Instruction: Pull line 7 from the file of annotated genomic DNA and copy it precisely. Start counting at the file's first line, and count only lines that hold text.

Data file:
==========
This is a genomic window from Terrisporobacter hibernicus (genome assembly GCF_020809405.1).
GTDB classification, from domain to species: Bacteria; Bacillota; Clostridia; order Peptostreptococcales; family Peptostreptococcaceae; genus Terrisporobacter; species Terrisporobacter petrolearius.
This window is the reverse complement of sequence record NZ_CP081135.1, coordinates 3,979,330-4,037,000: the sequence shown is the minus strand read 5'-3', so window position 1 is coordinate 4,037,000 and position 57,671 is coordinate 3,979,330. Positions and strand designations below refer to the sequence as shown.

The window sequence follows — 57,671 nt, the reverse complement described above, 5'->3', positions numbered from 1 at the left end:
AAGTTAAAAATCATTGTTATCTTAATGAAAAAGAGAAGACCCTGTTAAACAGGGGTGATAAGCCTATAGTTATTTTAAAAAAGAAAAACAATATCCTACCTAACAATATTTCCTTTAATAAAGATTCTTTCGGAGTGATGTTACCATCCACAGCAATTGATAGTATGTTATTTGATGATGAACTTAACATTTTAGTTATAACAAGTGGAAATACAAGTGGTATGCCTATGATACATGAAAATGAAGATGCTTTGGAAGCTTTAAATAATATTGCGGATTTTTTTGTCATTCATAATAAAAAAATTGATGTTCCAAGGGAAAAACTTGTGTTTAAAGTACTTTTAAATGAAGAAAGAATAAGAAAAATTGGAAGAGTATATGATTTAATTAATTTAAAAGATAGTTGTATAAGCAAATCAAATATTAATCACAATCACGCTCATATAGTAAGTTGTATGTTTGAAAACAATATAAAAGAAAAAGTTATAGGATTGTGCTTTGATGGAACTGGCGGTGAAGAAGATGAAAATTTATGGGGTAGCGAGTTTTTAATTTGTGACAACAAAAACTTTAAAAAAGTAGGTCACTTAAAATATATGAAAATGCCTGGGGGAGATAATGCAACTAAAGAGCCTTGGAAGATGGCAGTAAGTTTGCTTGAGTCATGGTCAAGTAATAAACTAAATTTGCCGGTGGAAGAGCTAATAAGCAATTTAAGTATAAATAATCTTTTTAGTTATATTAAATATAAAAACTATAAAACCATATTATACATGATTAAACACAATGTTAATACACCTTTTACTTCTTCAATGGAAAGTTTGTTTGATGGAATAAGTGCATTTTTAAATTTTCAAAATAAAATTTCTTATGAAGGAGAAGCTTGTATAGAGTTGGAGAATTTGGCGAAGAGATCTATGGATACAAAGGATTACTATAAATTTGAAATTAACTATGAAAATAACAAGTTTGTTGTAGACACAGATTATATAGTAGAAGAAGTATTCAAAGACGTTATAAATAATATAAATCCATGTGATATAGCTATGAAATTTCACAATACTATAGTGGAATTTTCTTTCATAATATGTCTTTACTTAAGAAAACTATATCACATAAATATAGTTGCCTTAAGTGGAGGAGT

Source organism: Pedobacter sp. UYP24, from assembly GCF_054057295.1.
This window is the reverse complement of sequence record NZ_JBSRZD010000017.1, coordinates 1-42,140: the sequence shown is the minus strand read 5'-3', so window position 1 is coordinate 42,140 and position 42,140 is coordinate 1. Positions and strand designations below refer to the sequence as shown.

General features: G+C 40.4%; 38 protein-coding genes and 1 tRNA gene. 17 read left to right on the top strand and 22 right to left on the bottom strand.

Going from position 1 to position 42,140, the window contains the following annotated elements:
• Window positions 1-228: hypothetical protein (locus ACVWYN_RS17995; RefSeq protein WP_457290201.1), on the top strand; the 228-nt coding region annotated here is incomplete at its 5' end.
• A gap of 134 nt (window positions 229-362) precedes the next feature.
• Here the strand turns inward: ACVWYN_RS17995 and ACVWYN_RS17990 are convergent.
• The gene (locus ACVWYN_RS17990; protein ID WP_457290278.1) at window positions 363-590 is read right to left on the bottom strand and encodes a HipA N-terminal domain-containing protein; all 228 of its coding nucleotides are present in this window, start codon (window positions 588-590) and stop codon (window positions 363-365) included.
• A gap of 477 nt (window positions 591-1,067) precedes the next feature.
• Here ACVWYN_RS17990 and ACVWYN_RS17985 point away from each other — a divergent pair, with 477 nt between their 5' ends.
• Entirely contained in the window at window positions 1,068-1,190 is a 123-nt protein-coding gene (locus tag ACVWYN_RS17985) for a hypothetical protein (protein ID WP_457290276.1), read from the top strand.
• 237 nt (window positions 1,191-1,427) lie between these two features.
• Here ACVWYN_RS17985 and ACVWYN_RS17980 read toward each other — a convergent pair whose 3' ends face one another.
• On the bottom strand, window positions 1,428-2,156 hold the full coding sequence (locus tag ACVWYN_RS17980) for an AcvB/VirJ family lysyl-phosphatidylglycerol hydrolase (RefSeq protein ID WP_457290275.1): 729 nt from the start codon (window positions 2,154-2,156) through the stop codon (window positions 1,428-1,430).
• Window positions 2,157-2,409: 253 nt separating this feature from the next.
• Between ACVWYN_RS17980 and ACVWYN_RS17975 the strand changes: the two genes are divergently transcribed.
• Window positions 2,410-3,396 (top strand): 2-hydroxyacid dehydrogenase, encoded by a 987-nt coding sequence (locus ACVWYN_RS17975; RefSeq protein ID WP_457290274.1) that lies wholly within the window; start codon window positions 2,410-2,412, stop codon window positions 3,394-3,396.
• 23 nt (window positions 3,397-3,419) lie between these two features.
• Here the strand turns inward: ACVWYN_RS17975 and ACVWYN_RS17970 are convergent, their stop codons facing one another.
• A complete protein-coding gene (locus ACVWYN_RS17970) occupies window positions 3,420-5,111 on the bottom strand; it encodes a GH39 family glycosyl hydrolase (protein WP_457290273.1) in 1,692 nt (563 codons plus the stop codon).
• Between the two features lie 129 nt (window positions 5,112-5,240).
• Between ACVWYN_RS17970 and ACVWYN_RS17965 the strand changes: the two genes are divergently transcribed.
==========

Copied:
This window is the reverse complement of sequence record NZ_JBSRZD010000017.1, coordinates 1-42,140: the sequence shown is the minus strand read 5'-3', so window position 1 is coordinate 42,140 and position 42,140 is coordinate 1. Positions and strand designations below refer to the sequence as shown.